Shimon Peres, the Israeli president who is much favoured in Washington, has outlined a “compromise” to placate the Americans. It would involve a peace deal in which Israel keeps the large swaths of East Jerusalem already settled by Jews, while the Palestinians would be entitled to the ghettos left behind after four decades of illegal Israeli building.

In her own AIPAC speech, Hillary Clinton, the US secretary of state, hinted that such a solution might yet be acceptable to the administration. The recent US condemnation of settlement building, she said, was not “a judgment on the final status of Jerusalem, which is an issue to be settled at the negotiating table. This is about getting to the table, creating and protecting an atmosphere of trust around it — and staying there until the job is finally done.”

Having lost patience with Mr Netanyahu’s lip service to Palestinian statehood, the White House appears finally to have decided its credibility in the Middle East depends on dragging Israel — kicking and screaming, if needs be — to the negotiating table.

Mr Obama may hope that the outcome of such a process will make US troops safer in Iraq and strengthen his hand in the stand-off with Iran. But it remains doubtful that the US actually has the stomach to extract from Israel the concessions needed to create that elusive entity referred to as a viable Palestinian state.

JONATHAN COOK is a writer and journalist based in Nazareth, Israel. His latest books are “Israel and the Clash of Civilisations: Iraq, Iran and the Plan to Remake the Middle East” (Pluto Press) and “Disappearing Palestine: Israel’s Experiments in Human Despair” (Zed Books). His website is www.jkcook.net.

A version of this article originally appeared in The National (www.thenational.ae), published in Abu Dhabi.

 

WORDS THAT STICK

Like What You’ve Read? Support CounterPunch
Weekend Edition
August 28-30, 2015
Jeffrey St. Clair
Long Time Coming, Long Time Gone
Mike Whitney
Looting Made Easy: the $2 Trillion Buyback Binge
Randy Blazak
Donald Trump is the New Face of White Supremacy
Alan Nasser
The Myth of the Middle Class: Have Most Americans Always Been Poor?
Rob Urie
Wall Street and the Cycle of Crises
Andrew Levine
Viva Trump?
Ismael Hossein-Zadeh
Behind the Congressional Disagreements Over the Iran Nuclear Deal
Lawrence Ware – Marcus T. McCullough
I Won’t Say Amen: Three Black Christian Clichés That Must Go
Evan Jones
Zionism in Britain: a Neglected Chronicle
John Wight
Learning About the Migration Crisis From Ancient Rome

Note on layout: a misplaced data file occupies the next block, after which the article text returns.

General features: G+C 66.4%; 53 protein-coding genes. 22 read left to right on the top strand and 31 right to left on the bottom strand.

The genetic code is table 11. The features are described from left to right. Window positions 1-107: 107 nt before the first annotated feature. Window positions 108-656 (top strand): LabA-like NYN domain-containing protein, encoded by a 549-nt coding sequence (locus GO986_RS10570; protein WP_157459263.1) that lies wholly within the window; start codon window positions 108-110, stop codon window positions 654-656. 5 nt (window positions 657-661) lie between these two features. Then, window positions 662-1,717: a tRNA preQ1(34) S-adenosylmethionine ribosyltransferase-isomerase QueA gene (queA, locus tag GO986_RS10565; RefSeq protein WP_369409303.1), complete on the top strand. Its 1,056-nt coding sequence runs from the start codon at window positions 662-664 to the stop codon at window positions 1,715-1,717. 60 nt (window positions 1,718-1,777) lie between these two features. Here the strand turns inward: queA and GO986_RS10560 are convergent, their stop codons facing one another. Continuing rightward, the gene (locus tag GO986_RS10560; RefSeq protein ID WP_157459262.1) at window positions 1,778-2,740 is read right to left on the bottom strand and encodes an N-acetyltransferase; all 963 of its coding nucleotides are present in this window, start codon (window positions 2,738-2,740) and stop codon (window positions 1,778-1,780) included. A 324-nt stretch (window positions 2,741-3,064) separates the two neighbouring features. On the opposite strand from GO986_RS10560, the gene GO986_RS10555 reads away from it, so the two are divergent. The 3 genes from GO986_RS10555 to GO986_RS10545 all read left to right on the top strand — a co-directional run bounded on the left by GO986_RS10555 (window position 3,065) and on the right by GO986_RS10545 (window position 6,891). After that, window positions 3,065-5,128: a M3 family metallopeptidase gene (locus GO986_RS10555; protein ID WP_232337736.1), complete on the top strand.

Andre Vltchek
Lebanon – What if it Fell?
Charles Pierson
How the US and the WTO Crushed India’s Subsidies for Solar Energy
Robert Fantina
Hillary Clinton, Palestine and the Long View
Ben Burgis
Gore Vidal Was Right: What Best of Enemies Leaves Out
Suzanne Gordon
How Vets May Suffer From McCain’s Latest Captivity
Robert Sandels - Nelson P. Valdés
The Cuban Adjustment Act: the Other Immigration Mess
Uri Avnery
The Molten Three: Israel’s Aborted Strike on Iran
John Stanton
Israel’s JINSA Earns Return on Investment: 190 Americans Admirals and Generals Oppose Iran Deal
Bill Yousman
The Fire This Time: Ta-Nehisi Coates’s “Between the World and Me”
Scott Parkin
Katrina Plus Ten: Climate Justice in Action
Michael Welton
The Conversable World: Finding a Compass in Post-9/11 Times
Brian Cloughley
Don’t be Black in America
Kent Paterson
In Search of the Great New Mexico Chile Pepper in a Post-NAFTA Era
Binoy Kampmark
Live Death on Air: The Killings at WDBJ
Gui Rochat
The Guise of American Democracy
Emma Scully
Vultures Over Puerto Rico: the Financial Implications of Dependency
Chuck Churchill
Is “White Skin Privilege” the Key to Understanding Racism?
Kathleen Wallace
The Id(iots) Emerge
Andrew Stewart
Zionist Hip-Hop: a Critical Look at Matisyahu
Gregg Shotwell
The Fate of the UAW: Study, Aim, Fire
Halyna Mokrushyna
Decentralization Reform in Ukraine
Norman Pollack
World Capitalism, a Basket Case: A Layman’s View
Sarah Lazare
Listening to Iraq
John Laforge
NSP/Xcel Energy Falsified Welding Test Documents on Rad Waste Casks
Wendell G Bradley
Drilling for Wattenberg Oil is Not Profitable
Joy First
Wisconsin Walk for Peace and Justice: Nine Arrested at Volk Field
Mel Gurtov
China’s Insecurity
Mateo Pimentel
An Operator’s Guide to Trump’s Racism
Yves Engler
Harper Conservatives and Abuse of Power
Michael Dickinson
Police Guns of Brixton: Another Unarmed Black Shot by London Cops
Ron Jacobs
Daydream Sunset: a Playlist
Charles R. Larson
The Beginning of the Poppy Wars: Amitav Ghosh’s “Flood of Fire”
David Yearsley
A Rising Star Over a Dark Forest
August 27, 2015
Sam Husseini
Foreign Policy, Sanders-Style: Backing Saudi Intervention
Brad Evans – Henry A. Giroux
Self-Plagiarism and the Politics of Character Assassination: the Case of Zygmunt Bauman